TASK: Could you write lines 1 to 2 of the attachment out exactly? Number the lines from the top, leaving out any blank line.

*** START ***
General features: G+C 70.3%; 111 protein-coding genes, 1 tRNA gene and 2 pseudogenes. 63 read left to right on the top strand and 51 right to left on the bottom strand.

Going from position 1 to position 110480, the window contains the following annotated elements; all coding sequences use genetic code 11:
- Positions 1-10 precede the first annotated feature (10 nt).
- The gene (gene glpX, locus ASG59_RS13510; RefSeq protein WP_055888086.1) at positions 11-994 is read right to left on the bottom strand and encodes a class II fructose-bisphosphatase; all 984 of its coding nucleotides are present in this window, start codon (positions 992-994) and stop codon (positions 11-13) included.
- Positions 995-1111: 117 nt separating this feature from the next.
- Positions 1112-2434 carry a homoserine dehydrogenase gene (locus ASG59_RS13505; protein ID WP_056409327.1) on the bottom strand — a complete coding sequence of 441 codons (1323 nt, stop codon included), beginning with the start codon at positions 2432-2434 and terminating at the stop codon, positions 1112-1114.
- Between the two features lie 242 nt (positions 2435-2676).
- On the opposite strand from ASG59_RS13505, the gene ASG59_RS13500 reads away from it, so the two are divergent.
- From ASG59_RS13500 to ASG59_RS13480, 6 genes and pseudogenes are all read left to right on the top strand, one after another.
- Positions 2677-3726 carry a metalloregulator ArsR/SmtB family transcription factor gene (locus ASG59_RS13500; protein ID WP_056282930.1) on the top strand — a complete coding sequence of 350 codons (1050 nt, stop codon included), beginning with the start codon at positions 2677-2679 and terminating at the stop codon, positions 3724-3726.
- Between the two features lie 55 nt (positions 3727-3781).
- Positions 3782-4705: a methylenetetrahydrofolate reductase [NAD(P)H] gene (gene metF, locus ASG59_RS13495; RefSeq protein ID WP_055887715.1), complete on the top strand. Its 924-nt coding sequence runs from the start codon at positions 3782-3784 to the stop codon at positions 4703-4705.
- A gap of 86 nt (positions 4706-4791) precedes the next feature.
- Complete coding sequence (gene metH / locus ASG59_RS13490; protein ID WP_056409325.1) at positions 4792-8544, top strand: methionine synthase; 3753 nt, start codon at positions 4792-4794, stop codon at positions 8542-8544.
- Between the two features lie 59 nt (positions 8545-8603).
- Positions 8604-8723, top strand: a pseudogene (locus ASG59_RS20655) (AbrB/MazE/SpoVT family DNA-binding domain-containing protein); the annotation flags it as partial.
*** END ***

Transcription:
General features: G+C 70.3%; 111 protein-coding genes, 1 tRNA gene and 2 pseudogenes. 63 read left to right on the top strand and 51 right to left on the bottom strand.

Going from position 1 to position 110480, the window contains the following annotated elements; all coding sequences use genetic code 11: